I do wish publications would be more clear about a work’s literary merits, style, story and say what they mean rather than this lazy practice of making a comparison with authors of renown. In my opinion it rarely holds true and is a distraction from the real clues as to whether one might enjoy a book or not. Too often in reviews now I keep reading, well I read this because of it’s comparisons with XYZ and well it’s not – and I have just finished Wolf Winter which suffered the same thing, it was literary leagues away from the book it was compared to and I finished it feeling annoyed to have been duped so. Never again I shall completely ignore those comparisons in future and go back to previous methods of discerning whether its for me or not.

    Reply
    1. Susan Osborne Post author

      I agree, Claire. If I were Wood I would have been more terrified than delighted to be compared with Angela Carter. What a thing to live up to.

      How very annoying to have wasted good reading time with Wolf Winter. I hope your next book is better.

      Reply
        1. Susan Osborne Post author

          I know you’re right but after so long in the book trade I’m hooked on always looking for the next new thing. Still, it has sharpened my judgement a little.

          Reply
          1. Claire 'Word by Word'

            I know what you mean, even this title only came into my view because it’s been republished as a shiny new thing, 100th anniversary of the author. 🙂

            So will you be reading Harper Lee’s new book, even though she wrote it before To Kill a Mocking Bird, making it a kind of vintage read too? No editing apparently, it’s to be published as she intended it to be. Quite a sensation, what a heroine she is!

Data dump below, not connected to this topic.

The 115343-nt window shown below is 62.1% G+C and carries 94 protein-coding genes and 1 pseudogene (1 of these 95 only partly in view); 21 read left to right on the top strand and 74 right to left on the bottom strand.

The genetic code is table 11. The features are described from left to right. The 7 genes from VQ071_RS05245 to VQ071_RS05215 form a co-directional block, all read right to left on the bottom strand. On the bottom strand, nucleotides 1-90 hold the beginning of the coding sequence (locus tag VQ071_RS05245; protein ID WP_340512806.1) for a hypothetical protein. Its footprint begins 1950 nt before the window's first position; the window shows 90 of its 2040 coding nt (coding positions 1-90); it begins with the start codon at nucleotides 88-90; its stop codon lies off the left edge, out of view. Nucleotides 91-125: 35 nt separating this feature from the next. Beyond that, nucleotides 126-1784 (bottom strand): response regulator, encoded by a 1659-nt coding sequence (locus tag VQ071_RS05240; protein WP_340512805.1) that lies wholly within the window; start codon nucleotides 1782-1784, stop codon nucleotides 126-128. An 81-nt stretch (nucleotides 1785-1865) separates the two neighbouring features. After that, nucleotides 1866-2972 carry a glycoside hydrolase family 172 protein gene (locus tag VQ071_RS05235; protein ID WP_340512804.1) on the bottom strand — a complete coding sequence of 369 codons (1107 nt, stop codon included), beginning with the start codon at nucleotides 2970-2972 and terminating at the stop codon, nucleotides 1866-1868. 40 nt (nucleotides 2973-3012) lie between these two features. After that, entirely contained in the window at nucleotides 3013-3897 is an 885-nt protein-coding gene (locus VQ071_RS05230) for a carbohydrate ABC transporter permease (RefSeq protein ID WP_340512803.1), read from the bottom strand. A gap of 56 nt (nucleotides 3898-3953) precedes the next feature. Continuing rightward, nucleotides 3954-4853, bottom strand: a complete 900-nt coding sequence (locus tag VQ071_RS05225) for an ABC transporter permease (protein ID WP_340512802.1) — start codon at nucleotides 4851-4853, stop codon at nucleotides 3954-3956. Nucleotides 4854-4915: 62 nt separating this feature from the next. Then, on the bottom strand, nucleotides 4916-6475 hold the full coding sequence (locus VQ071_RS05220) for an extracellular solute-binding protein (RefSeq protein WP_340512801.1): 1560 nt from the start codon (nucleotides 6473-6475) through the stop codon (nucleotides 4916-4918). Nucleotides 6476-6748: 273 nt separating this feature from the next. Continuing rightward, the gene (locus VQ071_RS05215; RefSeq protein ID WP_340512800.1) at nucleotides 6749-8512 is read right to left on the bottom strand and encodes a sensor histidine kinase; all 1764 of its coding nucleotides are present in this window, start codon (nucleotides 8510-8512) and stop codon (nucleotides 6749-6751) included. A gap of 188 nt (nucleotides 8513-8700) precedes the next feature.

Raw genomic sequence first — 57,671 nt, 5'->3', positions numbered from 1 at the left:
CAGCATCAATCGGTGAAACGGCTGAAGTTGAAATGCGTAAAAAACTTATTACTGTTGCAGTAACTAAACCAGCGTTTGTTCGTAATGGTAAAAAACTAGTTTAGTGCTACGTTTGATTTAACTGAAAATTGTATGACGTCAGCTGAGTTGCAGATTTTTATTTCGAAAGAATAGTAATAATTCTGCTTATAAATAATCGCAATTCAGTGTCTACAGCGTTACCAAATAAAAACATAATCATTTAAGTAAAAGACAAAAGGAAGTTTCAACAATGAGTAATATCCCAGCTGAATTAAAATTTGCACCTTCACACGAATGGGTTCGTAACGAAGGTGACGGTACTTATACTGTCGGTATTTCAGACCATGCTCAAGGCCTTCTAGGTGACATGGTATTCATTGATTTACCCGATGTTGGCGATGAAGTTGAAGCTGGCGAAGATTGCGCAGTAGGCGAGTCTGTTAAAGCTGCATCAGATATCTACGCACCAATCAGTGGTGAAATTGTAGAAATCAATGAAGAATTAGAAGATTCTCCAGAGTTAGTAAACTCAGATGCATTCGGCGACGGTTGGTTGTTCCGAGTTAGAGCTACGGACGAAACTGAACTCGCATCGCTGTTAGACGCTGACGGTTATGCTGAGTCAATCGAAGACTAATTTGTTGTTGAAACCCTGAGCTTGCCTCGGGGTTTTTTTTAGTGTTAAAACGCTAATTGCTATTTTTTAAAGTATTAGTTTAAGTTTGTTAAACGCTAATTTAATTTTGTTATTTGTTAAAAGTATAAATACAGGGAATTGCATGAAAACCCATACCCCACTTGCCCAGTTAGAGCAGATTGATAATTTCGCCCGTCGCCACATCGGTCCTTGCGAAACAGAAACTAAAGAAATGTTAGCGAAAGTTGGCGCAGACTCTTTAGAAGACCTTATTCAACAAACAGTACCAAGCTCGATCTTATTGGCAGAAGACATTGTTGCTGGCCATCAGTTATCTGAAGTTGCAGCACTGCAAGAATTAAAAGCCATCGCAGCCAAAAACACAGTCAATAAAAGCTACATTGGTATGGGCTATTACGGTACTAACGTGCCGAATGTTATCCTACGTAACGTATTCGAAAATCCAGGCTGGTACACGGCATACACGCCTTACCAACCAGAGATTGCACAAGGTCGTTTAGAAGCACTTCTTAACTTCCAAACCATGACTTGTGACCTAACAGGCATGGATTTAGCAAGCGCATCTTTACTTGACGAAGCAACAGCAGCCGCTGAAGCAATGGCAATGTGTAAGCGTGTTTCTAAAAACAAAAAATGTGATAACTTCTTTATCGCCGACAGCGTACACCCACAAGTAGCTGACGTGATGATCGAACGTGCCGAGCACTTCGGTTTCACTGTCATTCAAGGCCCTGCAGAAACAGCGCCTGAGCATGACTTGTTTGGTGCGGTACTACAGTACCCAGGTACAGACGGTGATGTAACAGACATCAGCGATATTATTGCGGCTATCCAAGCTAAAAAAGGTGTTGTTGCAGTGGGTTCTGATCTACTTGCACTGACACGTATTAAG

3. naomifrisby

    Apologies for the random comment, I’m having one of those days. What I meant to say was:

    I loved her short stories and I think the Carter comparisons – which Kirsty Logan has had too – are shorthand for literary, some theme or idea to do with gender, and a bit of magic/fairytales. No one writes like Carter (and much as I love her work, thank goodness for that!) but I do find the comparison helpful.

    I think the problem with comparisons on novels is they aren’t designed for those of us who read lots of books, they’re for your browsers.

    Anyway, I’m looking forward to Weathering although finances mean I’ll be waiting for the paperback.

    Reply
    1. Susan Osborne Post author

      I thought you were having an existential moment! We all have days like that.

      It’s such a tall order to lumber a new writer with the Carter comparison but perhaps I shouldn’t write it off if you found it helpful. Sometimes, though, I wonder if the person who’s making the comparisons has read the same book as me.

      Reply
  4. Kath

    Your review is really tempting me to buy the hardback of Weathering, even though I promised myself I’d read the short stories first, because they’ve been sitting on my TBR shelf for a while now, and I really ought to wait for the paperback to come out!

    Reply
    1. Susan Osborne Post author

      Oh, dear! It is a wonderful read though, one to savour. I think I need to get a copy of her short stories.

      Reply
    1. Susan Osborne Post author

      It’s excellent. I’ll have to overcome my short story prejudice and get a copy of Diving Belles.

      Reply
  5. Pingback: Lucy Wood, Weathering (2015) | David's Book World